Nothing of the church remains apart from a wall which stood in front of the church and the cemetery which contains the headstones of many of the early members of the church. The cemetery also has a headstone in remembrance of Chrissie Venn, a 13-year-old girl whose unsolved murder in 1921 was a sensation at the time. Her ghost is claimed to haunt the area of her murder.




Castra Road Scenic Drive

Castra Road (State Route B15) starts at Ulverstone and winds its way south through picturesque hills and farmland on its way to Nietta, a tiny village located about 44 kilometres south-west of the town of Devonport. Nietta is literally the end of the road. If approached from Devonport via Forth, Castra Road is joined at the village of Sprent. On the way you'll pass some of the prettiest dairy farming country you are ever likely to see.

It has been said of the British that their home is their castle, which might explain the use of the word Castra by the early European settlers for the area they now called home in Tasmania. In the Roman Republic and the Roman Empire, the Latin word castrum (plural castra) was a building, or plot of land, used as a fortified military camp. In English, the terms Roman fort, Roman camp and Roman fortress are commonly used for castrum.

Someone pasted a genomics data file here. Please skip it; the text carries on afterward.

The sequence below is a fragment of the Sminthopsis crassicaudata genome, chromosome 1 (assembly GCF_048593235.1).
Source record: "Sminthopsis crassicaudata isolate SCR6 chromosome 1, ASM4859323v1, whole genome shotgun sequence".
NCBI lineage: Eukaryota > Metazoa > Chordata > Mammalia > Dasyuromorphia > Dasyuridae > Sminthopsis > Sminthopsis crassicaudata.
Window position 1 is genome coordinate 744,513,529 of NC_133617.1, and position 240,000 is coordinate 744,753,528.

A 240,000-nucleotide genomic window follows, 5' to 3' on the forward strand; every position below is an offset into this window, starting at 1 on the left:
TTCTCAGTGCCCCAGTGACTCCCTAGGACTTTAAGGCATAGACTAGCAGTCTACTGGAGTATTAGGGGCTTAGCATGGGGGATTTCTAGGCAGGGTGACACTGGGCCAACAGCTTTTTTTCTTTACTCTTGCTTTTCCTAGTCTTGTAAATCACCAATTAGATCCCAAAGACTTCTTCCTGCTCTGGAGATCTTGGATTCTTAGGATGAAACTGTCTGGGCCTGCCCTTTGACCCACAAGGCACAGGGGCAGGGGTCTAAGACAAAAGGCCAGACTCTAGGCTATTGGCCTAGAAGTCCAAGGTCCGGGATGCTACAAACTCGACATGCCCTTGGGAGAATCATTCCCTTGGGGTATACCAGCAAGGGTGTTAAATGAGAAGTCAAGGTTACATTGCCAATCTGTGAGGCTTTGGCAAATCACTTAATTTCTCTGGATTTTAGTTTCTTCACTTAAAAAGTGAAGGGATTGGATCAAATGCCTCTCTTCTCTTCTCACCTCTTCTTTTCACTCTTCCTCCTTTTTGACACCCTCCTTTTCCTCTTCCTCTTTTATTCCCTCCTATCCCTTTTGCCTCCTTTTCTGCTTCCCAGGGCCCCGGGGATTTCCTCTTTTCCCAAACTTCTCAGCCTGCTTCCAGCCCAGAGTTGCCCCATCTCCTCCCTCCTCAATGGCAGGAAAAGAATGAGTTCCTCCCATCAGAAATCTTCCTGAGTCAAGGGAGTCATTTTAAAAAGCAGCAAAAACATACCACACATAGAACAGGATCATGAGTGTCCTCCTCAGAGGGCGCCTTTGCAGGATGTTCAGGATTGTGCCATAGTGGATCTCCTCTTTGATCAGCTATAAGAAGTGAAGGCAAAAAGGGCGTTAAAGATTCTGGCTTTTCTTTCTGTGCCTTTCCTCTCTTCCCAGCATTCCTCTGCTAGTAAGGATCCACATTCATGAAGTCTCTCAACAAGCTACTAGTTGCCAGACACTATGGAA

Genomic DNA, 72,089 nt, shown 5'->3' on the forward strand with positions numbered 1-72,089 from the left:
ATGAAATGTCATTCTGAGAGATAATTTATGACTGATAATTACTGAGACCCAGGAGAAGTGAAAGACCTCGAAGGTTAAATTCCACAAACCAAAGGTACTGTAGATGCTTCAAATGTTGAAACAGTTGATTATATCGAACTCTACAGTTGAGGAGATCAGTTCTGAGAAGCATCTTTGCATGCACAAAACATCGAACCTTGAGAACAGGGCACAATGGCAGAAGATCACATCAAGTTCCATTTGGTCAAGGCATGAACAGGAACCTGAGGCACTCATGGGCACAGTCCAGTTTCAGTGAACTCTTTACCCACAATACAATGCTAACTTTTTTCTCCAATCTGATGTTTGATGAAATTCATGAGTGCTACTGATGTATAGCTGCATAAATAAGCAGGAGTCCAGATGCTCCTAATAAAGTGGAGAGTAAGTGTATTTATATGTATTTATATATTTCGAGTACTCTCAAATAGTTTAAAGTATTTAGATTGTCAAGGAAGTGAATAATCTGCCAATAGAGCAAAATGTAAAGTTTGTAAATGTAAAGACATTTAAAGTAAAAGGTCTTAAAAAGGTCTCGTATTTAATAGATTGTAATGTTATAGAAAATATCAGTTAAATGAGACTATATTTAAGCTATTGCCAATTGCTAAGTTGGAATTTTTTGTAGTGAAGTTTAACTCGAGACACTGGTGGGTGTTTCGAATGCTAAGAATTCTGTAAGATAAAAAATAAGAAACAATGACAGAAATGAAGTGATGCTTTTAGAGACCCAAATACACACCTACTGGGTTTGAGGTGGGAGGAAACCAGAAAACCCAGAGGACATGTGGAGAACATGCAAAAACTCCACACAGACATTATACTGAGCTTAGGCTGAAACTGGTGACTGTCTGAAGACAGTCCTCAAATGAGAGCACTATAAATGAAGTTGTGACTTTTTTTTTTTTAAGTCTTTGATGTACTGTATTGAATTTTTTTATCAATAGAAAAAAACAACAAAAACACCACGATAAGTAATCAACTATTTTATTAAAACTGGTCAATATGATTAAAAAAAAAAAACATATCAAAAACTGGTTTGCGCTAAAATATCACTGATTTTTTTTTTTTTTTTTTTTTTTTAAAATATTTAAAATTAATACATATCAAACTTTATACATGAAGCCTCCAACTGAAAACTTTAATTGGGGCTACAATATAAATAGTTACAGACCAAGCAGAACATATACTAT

Silver Falls

Castra Falls Circuit

The Castra Falls Circuit near Upper Castra gives access to for waterfalls; Castra Falls, Silver Falls, Step Falls, and Secret Place. It is a grade 4 return hike which should take you approximately 2.5hrs to complete. Castra Falls is the second waterfall on the Castra Circuit. The track is commenced as an easy to moderate walk, progressively becoming more difficult the further you walk. It commences a few kilometres down Gaunts Road which is found on the way to Leven Canyon from Ulverstone.



Kaydale Lodge Gardens

Nietta

35.3 km south via Bass Highway and Castra Road